James Kocsis, WA9PYH
Some thoughts on radio activities worth trying before you say your last 73.
Okay, you’ve finally realized that you’re not getting any younger and you’ve thought about what you want to do before you head out for that big “hamshack in the sky.” The phrase in common use today to describe your situation is “Bucket List” — a list of things you want to do before you kick the bucket. I’ve seen bucket lists for other interest groups — car enthusiasts, bicyclists, sports fans, travelers, even a movie by the same name — but none for hams. One list even had getting a ham radio license on it!
The situation is literally a case of woulda-shoulda-coulda for opportunities in the past and a list in your head of things you still want to do in the very near future. I looked back on my 45+ years as a ham and realized that I’ve had a lot of fun, but wish that I would have acted on several things that I wanted to do but for some reason didn’t. I’ve composed a list of things that some hams may have wanted to do but may not have done. Now is the time to quit dreaming about them and start doing. Below is a list with some things that I have either done or wanted to do. You can use it as a guide to form your own list or use it as is.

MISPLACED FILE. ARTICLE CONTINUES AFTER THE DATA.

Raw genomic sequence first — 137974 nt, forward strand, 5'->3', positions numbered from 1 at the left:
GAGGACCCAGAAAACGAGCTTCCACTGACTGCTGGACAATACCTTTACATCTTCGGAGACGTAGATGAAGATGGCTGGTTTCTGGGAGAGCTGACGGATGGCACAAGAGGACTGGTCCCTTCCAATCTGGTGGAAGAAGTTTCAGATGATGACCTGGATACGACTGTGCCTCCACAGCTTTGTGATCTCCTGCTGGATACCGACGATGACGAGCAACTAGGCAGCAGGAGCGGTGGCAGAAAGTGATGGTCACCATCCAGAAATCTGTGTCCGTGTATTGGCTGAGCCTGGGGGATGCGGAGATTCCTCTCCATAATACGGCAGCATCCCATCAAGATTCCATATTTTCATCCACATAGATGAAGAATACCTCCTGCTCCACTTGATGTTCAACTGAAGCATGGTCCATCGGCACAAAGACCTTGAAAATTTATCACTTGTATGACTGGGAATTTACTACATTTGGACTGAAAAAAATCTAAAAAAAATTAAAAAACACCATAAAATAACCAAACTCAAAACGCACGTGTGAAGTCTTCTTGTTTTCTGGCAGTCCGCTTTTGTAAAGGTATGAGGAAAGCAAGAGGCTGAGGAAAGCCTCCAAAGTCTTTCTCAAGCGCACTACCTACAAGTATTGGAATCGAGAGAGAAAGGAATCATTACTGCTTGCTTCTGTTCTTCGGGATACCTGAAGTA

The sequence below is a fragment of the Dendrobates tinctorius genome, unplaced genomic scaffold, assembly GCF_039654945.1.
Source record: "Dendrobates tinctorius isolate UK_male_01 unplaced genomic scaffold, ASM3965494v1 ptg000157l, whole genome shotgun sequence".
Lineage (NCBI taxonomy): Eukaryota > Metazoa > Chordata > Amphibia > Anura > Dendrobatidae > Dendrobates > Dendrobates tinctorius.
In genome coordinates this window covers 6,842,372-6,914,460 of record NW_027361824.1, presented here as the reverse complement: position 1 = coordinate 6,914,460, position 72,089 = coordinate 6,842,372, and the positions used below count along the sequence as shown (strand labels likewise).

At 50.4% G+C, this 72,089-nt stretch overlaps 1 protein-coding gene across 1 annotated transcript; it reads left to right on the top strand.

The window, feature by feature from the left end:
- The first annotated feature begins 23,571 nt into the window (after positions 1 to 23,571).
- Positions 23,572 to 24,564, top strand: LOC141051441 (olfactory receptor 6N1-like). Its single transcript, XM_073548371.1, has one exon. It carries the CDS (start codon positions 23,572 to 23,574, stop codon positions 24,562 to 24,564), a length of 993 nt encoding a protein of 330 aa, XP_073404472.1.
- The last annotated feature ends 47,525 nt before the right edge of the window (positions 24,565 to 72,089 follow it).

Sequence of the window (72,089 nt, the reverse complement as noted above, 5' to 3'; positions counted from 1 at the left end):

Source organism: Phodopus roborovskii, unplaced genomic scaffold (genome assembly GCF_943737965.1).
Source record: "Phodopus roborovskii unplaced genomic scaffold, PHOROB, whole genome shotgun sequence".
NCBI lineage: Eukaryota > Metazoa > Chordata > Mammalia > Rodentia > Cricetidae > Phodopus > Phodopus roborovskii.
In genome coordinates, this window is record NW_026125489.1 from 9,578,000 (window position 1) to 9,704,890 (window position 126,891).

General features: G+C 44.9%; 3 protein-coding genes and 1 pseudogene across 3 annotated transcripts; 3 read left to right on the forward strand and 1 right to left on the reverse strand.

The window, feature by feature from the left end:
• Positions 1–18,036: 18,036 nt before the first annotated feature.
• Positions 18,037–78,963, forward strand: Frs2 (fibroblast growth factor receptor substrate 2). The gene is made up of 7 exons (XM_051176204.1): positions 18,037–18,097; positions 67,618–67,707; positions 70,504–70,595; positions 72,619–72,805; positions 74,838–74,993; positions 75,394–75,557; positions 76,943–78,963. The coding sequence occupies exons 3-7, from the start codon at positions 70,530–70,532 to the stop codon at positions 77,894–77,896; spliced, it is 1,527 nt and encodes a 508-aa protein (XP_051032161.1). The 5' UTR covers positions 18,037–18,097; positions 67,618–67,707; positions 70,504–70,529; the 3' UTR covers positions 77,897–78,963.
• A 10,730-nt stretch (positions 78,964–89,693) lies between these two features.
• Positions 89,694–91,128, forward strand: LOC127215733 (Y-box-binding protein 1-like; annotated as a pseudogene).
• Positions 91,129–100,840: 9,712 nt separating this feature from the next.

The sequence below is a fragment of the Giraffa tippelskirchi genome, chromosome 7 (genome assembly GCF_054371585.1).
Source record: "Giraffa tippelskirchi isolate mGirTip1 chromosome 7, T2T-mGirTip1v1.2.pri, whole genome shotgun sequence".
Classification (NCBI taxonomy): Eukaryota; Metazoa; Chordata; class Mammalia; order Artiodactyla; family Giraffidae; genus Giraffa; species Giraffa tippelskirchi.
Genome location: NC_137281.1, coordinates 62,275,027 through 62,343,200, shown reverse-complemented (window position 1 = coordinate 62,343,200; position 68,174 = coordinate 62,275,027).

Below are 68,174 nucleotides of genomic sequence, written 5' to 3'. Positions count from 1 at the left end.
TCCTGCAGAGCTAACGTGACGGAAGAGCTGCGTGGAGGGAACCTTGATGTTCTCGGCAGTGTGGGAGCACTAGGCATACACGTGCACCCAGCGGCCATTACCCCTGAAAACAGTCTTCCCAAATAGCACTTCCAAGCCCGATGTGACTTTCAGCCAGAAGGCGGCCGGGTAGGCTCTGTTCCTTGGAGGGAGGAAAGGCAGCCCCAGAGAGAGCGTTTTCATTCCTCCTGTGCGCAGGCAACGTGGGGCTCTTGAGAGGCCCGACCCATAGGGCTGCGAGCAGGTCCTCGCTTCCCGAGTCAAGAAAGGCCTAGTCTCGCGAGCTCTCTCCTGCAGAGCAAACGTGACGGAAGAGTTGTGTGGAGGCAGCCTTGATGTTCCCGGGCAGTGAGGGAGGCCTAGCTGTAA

Before You Kick the Bucket List
1. Operate a contest for 24 hours with no sleep. This may be a tough one but it’s the way to really rack up some points. You will recover from the loss of sleep. Don’t spend just 2 or 3 hours but make a real, dedicated effort. Get some extra sleep the day before. Plan your station operation and layout so that you’re not strained and become so exhausted that you quit early.
2. Go on a DXpedition. This is shooting pretty high, I know, because of the expenses and time involved. If you can’t swing a DXpedition, operate from a foreign country you are planning to visit. Obtain permission or a license if required.